Thursday, 13 April 2023 14:31

Hidden Horseshoes: Saratoga’s Next Big Event

Art by Brady and Elena, AP Art Students in partnership with Saratoga Schools Art by Brady and Elena, AP Art Students in partnership with Saratoga Schools

SARATOGA SPRINGS — “We loved the painted horses, we loved the ballet slippers when they came out and we loved Lip Dub,” says Tracey Shannon. “Coming out of COVID, we’re looking for that next activity to bring our community together. “

That activity: Find the Hidden Horseshoe. The treasure hunt begins Saturday, April 22 when 300 of them, formerly worn by Saratoga racehorses, may be sought in a variety of city parks and trails. Find it, and it’s yours for keeps. 

The event is the brainchild of adventure partners Tracey Shannon and Jen Clasen and is inspired by the Glass Float project that began on Block Island, Rhode Island a decade ago. There, glassblower Eben Horton creates more than 500 glass orbs that are dated, numbered and stamped and measure about the size of an orange which he calls “glass floats.” The glass floats are hidden on the beaches and greenway trails across Block Island and provide a community scavenger hunt. 

Here, the 300 horseshoes – keeping with the Spa City theme of health, history and horses – are placed on public property in the city’s parks and trails. 

The specific venues are anticipated to be High Rock Park, Congress Park, Spring Run, Waterfront Park, and Bog Meadow Trail.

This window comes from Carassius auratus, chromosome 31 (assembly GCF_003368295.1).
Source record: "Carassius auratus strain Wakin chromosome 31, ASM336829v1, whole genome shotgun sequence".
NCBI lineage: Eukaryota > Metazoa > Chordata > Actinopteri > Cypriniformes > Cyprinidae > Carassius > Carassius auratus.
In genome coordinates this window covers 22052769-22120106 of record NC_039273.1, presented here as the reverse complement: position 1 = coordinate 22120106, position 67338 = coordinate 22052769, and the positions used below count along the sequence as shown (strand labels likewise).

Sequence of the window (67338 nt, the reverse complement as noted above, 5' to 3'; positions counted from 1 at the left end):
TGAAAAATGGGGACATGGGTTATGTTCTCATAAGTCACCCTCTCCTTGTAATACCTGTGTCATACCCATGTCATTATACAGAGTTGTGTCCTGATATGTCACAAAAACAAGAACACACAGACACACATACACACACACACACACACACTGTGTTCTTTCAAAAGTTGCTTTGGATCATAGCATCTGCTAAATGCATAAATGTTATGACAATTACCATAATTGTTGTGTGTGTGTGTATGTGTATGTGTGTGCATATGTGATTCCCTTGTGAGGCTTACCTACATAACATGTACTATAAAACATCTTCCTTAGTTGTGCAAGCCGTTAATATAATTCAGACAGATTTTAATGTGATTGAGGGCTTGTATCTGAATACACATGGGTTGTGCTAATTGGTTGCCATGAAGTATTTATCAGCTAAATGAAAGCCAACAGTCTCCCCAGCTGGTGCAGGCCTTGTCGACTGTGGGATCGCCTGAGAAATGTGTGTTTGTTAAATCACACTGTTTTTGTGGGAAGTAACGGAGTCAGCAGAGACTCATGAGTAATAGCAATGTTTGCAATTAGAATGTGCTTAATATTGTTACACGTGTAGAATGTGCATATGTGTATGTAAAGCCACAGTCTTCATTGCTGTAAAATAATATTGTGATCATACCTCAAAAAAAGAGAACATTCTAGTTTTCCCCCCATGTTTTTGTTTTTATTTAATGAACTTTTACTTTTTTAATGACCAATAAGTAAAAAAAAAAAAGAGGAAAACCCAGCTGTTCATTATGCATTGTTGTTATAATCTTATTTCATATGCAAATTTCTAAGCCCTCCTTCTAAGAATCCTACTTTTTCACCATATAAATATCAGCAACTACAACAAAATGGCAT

“If you find it, you get to keep it. It’s a finder’s keeper’s kind of scavenger hunt event,” Clasen says. “Three hundred will be hidden in all, of the 300, 30 will be decorated by local artists. So, if you find one, it tells you what number you found and asks you to scan it. Take a bragging picture and we’ll post it to social media and post it to our site.”   

Local artists were involved in decorating 30 of the horseshoes. Shannon and Clasen reached out to Saratoga Bridges, AIM, and the high school for that purpose, the organizers told the members of the City Council during a recent presentation promoting the event. 

All horseshoes will be accessible between ground and eye-level within three feet of a trail, so no ladders or shovels are required. It’s also important to note that the horseshoes will not be on private property, so no public or preserved property should be disturbed to find a horseshoe. It is a finder’s keepers’ activity, but organizers ask if someone is fortunate to find more than one, that they leave it be for others to find. 

The event is looking to launch in Congress Park on Earth Day, April 22.

“I think it’s a real positive activity. We want everybody to have something to get excited about and bring nature in,” Shannon said.   

For more information and “hunt” rules, go to: 


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